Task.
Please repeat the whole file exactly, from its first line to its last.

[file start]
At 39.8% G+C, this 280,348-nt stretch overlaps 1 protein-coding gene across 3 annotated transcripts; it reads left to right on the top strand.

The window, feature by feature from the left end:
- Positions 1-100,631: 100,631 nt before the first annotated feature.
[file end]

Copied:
At 39.8% G+C, this 280,348-nt stretch overlaps 1 protein-coding gene across 3 annotated transcripts; it reads left to right on the top strand.

The window, feature by feature from the left end:
- Positions 1-100,631: 100,631 nt before the first annotated feature.